Over time, me and Craig got really close and would separate from the rest of the group. He’d buy me presents such as perfume and lipstick and clothes so I’d look extra cute.

Soon I started not even bothering with school, I’d just go to Craig’s flat even though his mates were there. He wouldn’t let me out of his sight, told me I was special and I was his. I was flattered, no one had ever paid so much attention to me before. He was the one I knew it!

Then one time, we went to one of his mate’s house – I hadn’t met this mate before. He told me that if I loved him as much as he loved me, then I’d do what he told me to do to his mates.

I was made to have sex with his mates, even though I didn’t want to. I felt I had to, cos he has been so nice to me I wanted to make him happy.

But it didn’t make me feel happy. I started to be really sad and not take care of myself properly. I just didn’t want to try any more. When I did go to school, other girls would call me stinky.

At this point, I’d go missing from home for days on end when Craig would take me to other mate’s houses to be nice to them too. Mum and dad just didn’t understand.

That’s when mum reported me missing and the social services got involved. It turned out to be a real life saver.

My social worker found me a one to one youth worker who would listen to me and not judge. I told her how I felt and she helped me deal with the abuse and recognise that I was in control and could make it stop. She helped me report Craig to the police and even they were really helpful and understanding.

My youth worker even helped smoothed things over at home, it turned out my mum and dad were really worried about me.

Now things are going great – mum and I spend some time on our own each week and we even sometimes go shopping. I like that. I’m back at dance club after school each week and I event go to a performing arts workshop too. I’m also back at school and really enjoying it. I don’t run away from home anymore and I’ve not seen Craig either.”

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Parents Against CSE 0113 240 5226

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Crimestoppers 0800 555 111

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NSPCC on 0808 800 5000

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KNOW THE SIGNS

Martin’s story

I told him everything about Gary. He said it wasn’t my fault and we should speak to my mum and dad. He came with me and helped me speak with them.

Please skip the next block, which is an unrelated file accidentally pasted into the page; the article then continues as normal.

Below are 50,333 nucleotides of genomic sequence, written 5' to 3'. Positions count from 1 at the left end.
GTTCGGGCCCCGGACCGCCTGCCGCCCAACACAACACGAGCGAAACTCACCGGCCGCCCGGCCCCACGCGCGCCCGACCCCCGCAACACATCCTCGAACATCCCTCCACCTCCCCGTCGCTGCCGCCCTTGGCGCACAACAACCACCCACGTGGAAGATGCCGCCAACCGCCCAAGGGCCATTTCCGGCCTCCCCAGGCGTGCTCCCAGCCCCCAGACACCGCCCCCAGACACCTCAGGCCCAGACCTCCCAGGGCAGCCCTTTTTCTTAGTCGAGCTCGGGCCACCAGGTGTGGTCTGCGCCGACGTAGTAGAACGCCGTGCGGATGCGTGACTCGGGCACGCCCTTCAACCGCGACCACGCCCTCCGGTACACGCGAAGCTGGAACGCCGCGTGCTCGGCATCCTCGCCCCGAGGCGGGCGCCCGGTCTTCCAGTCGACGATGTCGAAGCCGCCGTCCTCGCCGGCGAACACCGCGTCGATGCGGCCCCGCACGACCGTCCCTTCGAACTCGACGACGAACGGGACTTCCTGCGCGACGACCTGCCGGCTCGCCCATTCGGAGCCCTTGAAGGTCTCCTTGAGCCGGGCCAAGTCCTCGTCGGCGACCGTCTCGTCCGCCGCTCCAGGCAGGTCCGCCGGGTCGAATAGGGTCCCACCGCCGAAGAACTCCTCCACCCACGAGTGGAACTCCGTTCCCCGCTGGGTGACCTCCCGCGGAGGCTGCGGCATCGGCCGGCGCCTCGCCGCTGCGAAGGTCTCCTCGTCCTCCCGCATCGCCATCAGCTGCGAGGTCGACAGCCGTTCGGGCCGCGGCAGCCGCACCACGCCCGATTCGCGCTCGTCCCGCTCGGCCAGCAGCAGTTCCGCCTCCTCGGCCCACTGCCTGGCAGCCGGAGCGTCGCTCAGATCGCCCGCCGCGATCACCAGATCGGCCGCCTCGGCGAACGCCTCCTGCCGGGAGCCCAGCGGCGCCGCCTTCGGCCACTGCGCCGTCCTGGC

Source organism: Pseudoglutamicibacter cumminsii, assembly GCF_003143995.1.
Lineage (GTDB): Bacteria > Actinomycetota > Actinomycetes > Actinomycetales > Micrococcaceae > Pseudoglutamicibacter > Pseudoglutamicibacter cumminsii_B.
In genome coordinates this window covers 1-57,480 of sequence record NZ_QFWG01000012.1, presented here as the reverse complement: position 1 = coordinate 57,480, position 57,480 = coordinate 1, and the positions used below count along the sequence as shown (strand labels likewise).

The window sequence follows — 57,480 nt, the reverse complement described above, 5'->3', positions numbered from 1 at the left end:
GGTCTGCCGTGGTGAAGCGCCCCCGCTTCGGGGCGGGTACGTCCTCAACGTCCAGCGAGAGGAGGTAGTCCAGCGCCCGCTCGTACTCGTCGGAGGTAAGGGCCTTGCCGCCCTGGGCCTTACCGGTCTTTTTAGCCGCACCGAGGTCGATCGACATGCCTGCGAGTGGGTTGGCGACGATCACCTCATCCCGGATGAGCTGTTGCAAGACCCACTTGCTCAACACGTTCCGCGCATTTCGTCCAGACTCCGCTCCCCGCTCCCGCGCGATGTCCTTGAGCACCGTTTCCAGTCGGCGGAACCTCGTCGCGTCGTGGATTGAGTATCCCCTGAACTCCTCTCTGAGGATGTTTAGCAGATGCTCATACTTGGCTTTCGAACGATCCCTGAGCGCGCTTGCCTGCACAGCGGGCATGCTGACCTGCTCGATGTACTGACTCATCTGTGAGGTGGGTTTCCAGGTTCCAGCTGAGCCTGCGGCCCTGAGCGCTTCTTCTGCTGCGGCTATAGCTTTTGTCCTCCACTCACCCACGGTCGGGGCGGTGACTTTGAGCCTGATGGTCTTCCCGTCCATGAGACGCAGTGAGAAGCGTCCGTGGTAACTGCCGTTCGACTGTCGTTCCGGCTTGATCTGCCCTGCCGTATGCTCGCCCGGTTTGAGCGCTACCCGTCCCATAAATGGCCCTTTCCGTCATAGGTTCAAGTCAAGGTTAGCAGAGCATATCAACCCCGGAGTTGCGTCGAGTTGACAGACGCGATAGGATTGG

He bought me gifts and said I was special…

“I have Asperger syndrome, which means I have problems with social interaction. At school this makes it difficult for me to make friends – they don’t understand my condition and I’m often left on my own.

My passions are football and football online games. When I play football or my favourite football games online, it makes me feel happy.

Once, another player, Gary, started to chat to me online when I was playing a football game we liked playing as the same team and we had lots of things to talk about.

We started to chat nearly every day and I enjoyed talking to someone who didn’t make me feel left out. He asked if I played football after school, I said yes. He asked me where I played and which school I went to, as he was my friend I told him. He said he’d come and watch me where I played and I told him – he said he’d come to my next match.

When I played football the next week, Gary turned up to watch. He was a lot older than he said he was, he said he was 18 and I was 12, but in real life he was my dad’s age.

But as we were friends he said it didn’t matter. He bought me gifts and said I was special. Every week he’d come to my matches and bring me my favourite chocolate bar and drinks. He’d buy me more football games and top up for my mobile so we could text. He said we were best friends.

During the summer holidays, when my mum and dad were working, he asked me if I wanted to go for a drive to watch my favourite football team. We went and it was fun.

Our drives became every week and then things changed. He introduced me to some of his friends. He said that as me and him were friends, I must be nice to his friends too. He said if I didn’t he’d tell everyone about our chats online when we talked about loads of cool stuff and I’d taken some silly pictures and sent them to him.

So I went along with what was happening for over a year. Each week Gary would take me to a ‘party’ where his friends would be.

I was very upset and hurt and I didn’t really know what to do.

One day, my football coach asked me if I was OK cos I hadn’t been speaking very much recently, I have become addicted to my mobile phone and my love of the game seemed to have disappeared. He said I could tell him whatever the matter was and he would help.

I told him everything about Gary. He said it wasn’t my fault and we should speak to my mum and dad. He came with me and helped me speak with them. We reported the Gary to the police and they took him away. He is in prison now.

I found that when I told my coach things started to get better. I’m now at college doing well and my love for football has returned.”

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Parents Against CSE 0113 240 5226

Report by calling

Crimestoppers 0800 555 111

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NSPCC on 0808 800 5000

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www.ceop.police.uk

KNOW THE SIGNS
Other
Organisations

To report CSE call Merseyside Police on 101  or Crimestoppers anonymously on 0800 555 111. In an emergency dial 999.

To report CSE call Merseyside Police on 101  or Crimestoppers anonymously on 0800 555 111. In an emergency dial 999.